Michelle Legge
By Michelle LeggeHead of Crypto Tax Education
Updated Apr 22, 2024
This article has been fact checked and reviewed as per our editorial policy.

Form 1099-DA: Expert Guide 2024

If you’re buying, selling, and trading crypto - a Form 1099-DA is in your near future. The IRS released the draft for the Form 1099-DA in April 2024, but there are still questionings remaining from industry experts. Find out what the Form 1099-DA is, what it includes, and when you’ll need to start using it in our expert guide.

What is a 1099 form?

A 1099 form is an IRS tax form used to report various types of income other than wages, salaries, and tips. It is typically issued by businesses or entities to individuals or other businesses to report income earned during a tax year. There are many different kinds of 1099 forms, with the most common for crypto investments previously being 1099-B, 1099-K, and 1099-MISC.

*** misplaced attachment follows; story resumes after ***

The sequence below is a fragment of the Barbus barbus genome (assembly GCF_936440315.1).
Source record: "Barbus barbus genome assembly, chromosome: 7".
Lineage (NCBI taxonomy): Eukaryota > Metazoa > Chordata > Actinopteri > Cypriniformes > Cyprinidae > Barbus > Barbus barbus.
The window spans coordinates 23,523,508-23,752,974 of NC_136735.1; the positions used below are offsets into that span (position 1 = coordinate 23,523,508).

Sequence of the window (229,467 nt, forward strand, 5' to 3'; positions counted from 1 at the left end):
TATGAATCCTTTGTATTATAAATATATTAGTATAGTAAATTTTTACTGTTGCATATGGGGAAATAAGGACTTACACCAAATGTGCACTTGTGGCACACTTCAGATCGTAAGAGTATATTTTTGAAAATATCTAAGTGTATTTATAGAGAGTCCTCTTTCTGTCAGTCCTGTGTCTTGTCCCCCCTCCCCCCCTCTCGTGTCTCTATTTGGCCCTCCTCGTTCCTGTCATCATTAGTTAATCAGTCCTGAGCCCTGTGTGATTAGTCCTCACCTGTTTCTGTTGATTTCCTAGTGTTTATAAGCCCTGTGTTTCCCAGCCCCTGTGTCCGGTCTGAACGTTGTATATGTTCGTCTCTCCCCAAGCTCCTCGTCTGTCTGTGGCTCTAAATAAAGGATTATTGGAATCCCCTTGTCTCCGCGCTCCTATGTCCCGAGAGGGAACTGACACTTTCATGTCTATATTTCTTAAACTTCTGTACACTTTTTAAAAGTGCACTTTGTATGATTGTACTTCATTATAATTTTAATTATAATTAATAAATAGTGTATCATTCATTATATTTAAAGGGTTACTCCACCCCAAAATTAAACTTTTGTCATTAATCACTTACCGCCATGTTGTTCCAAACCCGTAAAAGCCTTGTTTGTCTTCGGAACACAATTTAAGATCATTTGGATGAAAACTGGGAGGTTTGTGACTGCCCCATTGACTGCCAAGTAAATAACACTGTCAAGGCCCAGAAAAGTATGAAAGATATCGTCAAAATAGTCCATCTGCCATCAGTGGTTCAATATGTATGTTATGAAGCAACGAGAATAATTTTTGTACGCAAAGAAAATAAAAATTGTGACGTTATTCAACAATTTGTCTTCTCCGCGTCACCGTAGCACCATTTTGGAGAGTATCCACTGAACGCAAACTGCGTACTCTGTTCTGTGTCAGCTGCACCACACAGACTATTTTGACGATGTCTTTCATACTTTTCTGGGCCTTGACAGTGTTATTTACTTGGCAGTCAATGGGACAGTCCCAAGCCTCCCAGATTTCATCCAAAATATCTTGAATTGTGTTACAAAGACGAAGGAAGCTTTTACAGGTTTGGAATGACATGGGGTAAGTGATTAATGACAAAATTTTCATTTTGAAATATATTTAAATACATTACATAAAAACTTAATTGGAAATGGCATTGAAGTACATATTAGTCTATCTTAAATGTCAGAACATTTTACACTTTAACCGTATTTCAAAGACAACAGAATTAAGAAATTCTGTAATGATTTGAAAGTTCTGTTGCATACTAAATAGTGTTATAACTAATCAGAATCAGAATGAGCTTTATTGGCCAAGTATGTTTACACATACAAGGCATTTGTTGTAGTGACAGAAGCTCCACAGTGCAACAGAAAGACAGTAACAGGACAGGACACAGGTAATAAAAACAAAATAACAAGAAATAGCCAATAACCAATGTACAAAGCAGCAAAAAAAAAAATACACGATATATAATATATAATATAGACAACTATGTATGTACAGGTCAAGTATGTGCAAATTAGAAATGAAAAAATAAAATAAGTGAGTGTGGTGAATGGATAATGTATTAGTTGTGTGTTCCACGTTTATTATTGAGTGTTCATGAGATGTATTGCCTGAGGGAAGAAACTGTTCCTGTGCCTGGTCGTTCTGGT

Read next: Crypto 1099 Forms Guide

What is Form 1099-DA?

1099-DA (short for 1099-Digital Asset)  is the new IRS tax form designed for reporting cryptocurrencies.

Under the proposed rules, crypto brokers operating in the USA will be required to issue form 1099-DA from 2026, for transactions made in the 2025 financial year.

What is Form 1099-DA?

What’s in Form 1099-DA?

The IRS released the first draft of Form 1099-DA in April 2024 - and there's a lot to digest. You can see the draft 1099-DA below.

Form 1099 DA ExampleIn summary, here's what we can glean from the current 1099-DA draft:

  • Brokers are required to report proceeds from digital asset dispositions to taxpayers and the IRS using Form 1099-DA.